at arrivals for STILL ALICE Premiere at AFI FEST 2014, Dolby Theatre, Hollywood, CA November 12, 2014. Photo By: Xavier Collin/Everett CollectionJulianne Moore’s performance as a linguistics professor who’s diagnosed with early onset Alzeheimer’s in Still Alice, has earned the actress her fifth Academy Award nomination. The film was directed by Richard Glatzer and Wash Westmoreland, who also adapted the script from Lisa Genova’s bestselling novel.

Moore, 54, spoke to SSN about preparing for the role, bringing co-star Alec Baldwin aboard, and taking time away from the Mockingjay films to shoot this labor of love.

SSN: Still Alice is based on a popular book. Were you familiar with it before you signed onto the film?
Moore:
I was not. I read the script first and then went to the bookstore. It was right there on the “favorites” table, so it was clear it was a well-loved book.

SSN: When you decide to do a film, is it because of the project as a whole, or because you want to sink your teeth into a character you haven’t previously portrayed?
Moore:
I look at the script as a whole. Every once in a while something shows up and you say, oh, I haven’t played a rock star before (like 2012’s What Maisie Knew), but for the most part, I look at things and go, I love this story, I love this narrative, this is something that captures my attention.

SSN: What that the case with Still Alice?
Moore:
In this case, I had never seen a progressive disease told so subjectively from the patient’s point of view. Traditionally, you see it from the point of view of the caregiver or family member. I thought this was really unusual and beautifully told.

SSN: How do you go about portraying that point of view? There must be a lot of pressure to get it right.
Moore:
Of course there is. You have to do a tremendous amount of preparation, which is something I enjoy; I really, truly love the prep. In this instance people were incredibly generous with their time and information.

still alice btsSSN: How much prep time did you have?
Moore:
I knew I could not start this precipitously, I had to make sure I had the time I needed to really investigate. It was about a four-month process. I talked to the head of the Alzheimer’s Association. They set up Skype calls with various women who had been diagnosed with early onset.

SSN: Did you do the cognitive tests Alice goes through in the film?
Moore:
I went to Mount Sinai Hospital and talked to Dr. Mary Sano, who is one of the leading researchers in the country on Alzheimer’s. Their psychiatrists administered the cognitive tests. I didn’t have the full amount but they were extensive and challenging.

SSN: When you’re doing this type of research, do you feel clinical as you go about it, or is that where you start forming the character?
Moore:
I don’t think anybody feels clinically about Alzheimer’s. All the people I met, the patients, family members, doctors, are very involved in what this means in terms of the people in their lives. No one has a level of detachment about it, which was a beautiful thing to witness.

SSN: You worked with Alec Baldwin when you guest starred on 30 Rock. Were you responsible in bringing him on board for Still Alice?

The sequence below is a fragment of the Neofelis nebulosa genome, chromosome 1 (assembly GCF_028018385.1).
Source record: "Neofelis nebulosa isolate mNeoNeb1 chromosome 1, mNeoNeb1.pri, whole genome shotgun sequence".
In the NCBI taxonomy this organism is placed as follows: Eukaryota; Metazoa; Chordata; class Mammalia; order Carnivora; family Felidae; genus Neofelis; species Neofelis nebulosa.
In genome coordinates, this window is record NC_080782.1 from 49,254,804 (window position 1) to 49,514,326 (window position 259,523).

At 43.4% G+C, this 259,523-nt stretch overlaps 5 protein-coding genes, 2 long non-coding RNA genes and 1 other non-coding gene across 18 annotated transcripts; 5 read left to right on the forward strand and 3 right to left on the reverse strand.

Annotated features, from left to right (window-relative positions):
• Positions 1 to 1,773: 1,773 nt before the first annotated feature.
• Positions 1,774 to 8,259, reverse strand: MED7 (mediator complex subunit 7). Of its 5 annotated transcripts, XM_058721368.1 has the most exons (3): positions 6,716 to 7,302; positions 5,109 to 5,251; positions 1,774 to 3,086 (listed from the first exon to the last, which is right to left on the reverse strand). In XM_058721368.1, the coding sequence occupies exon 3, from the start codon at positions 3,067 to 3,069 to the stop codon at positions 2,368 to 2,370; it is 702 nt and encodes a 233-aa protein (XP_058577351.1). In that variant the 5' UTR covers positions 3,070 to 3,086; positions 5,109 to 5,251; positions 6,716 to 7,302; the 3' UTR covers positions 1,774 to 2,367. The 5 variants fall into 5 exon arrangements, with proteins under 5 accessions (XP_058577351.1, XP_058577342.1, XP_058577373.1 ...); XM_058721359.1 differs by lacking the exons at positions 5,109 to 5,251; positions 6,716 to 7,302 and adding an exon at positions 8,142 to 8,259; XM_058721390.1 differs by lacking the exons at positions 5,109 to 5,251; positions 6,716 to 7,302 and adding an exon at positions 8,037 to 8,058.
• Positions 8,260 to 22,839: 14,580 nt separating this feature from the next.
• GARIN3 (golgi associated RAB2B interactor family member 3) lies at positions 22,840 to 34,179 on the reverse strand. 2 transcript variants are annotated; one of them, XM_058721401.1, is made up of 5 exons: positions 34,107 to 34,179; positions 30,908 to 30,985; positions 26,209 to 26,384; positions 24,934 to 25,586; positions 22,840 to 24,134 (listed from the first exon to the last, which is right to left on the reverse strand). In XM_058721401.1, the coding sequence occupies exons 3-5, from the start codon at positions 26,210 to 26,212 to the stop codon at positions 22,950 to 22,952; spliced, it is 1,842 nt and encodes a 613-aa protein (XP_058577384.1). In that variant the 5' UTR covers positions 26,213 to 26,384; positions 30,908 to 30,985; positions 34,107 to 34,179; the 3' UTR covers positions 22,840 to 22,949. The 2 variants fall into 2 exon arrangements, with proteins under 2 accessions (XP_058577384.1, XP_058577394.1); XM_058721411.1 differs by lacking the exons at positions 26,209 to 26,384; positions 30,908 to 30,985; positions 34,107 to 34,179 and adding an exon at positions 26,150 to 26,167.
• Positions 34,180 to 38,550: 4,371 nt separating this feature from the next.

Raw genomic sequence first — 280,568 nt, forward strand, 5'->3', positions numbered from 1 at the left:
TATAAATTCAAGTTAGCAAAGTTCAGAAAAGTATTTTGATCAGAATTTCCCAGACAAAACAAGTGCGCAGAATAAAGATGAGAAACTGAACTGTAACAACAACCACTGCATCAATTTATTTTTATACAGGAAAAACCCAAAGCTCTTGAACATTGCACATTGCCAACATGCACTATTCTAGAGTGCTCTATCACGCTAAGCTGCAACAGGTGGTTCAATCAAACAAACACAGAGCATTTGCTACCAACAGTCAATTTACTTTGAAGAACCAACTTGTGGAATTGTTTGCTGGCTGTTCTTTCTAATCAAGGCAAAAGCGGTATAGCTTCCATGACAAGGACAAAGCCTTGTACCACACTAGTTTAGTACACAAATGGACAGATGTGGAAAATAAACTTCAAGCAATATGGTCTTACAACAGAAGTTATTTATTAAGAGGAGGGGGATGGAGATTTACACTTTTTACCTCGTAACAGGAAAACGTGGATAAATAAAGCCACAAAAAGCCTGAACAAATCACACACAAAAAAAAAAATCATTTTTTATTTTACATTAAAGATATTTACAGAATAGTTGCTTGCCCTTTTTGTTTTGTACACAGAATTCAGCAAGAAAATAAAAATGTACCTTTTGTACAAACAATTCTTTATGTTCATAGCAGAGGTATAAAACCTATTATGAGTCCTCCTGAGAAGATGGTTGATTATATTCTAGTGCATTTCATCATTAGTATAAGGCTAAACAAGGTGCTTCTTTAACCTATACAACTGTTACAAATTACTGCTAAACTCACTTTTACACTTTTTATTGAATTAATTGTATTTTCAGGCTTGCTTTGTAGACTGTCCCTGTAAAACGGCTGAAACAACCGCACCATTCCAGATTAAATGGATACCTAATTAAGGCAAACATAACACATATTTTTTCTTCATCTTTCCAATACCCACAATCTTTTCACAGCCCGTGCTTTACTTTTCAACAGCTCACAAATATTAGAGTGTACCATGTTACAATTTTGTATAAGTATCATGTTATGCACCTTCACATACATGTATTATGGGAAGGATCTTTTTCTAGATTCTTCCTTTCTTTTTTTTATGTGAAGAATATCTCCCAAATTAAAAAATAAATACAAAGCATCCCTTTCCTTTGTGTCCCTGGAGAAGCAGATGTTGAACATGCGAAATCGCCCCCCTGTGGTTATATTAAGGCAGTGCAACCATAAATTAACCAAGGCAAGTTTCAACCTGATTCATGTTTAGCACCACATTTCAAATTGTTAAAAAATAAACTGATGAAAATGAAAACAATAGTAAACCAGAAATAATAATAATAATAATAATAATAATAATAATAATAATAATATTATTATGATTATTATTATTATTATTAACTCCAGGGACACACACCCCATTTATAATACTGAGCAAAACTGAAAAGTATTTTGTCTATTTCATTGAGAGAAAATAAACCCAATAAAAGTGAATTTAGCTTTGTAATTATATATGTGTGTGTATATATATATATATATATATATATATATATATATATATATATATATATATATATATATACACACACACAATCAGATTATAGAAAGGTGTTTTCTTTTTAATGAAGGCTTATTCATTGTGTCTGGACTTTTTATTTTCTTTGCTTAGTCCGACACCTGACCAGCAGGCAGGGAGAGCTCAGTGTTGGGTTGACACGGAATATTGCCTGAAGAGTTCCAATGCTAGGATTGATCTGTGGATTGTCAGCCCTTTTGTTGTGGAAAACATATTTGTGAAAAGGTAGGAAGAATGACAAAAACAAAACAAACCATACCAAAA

Moore:
I did. Every time I got a movie, particularly a comedy, I would call or text him and say, do you want to do this with me?  He always said no. Then in one of our emails, he’s like, do you have a drama?

SSN: I see where this is going …
Moore:
I said, I have this project that just came together, but the part is too small for you, I don’t think you’ll want to do it. He read it and said, I’ll do it. I was so thrilled!

SSN: You have some touching scenes with Kristen Stewart, who plays one of your daughters. Do you find the younger generation to have a different approach to the acting craft?
Moore:
People always ask me if I gave her advice. [There’s] an assumption that there’s some kind of a relationship that’s unequal. It’s not. The fact of the matter is, Kristen is my peer. She’s been working since she was nine years old. It was great for me to have a scene partner I could rely on emotionally.

SSN: Where did you shoot?
Moore:
Long Island. Thankfully New York has a tax credit and I was so grateful for that. That’s where I live, and everything was within a one-hour driving radius. I was home every single night.

SSN: Mockingjay was shooting in Atlanta during Still Alice’s production. How did you work out the scheduling?
Moore:
I was booked on Mockingjay from September until June, with about three-and-a-half weeks off in November. The producers thought we could shoot it then but it wasn’t enough time for me to do the prep.

SSN: So what happened?
Moore:
(Mockingjay distributor) Lionsgate very generously allowed me to have the month of March off, which is kind of crazy; they never do that. I was so grateful to have the opportunity to do two movies that I cared about so much, and to find a way to make it work on both.

Zorianna Kit

Zorianna Kit is a print and television journalist who has covered the film industry for the Hollywood Reporter and Reuters among other outlets. She is a member of the Broadcast Film Critics Association and can be seen on the weekly PBS movie review show "Just Seen It."

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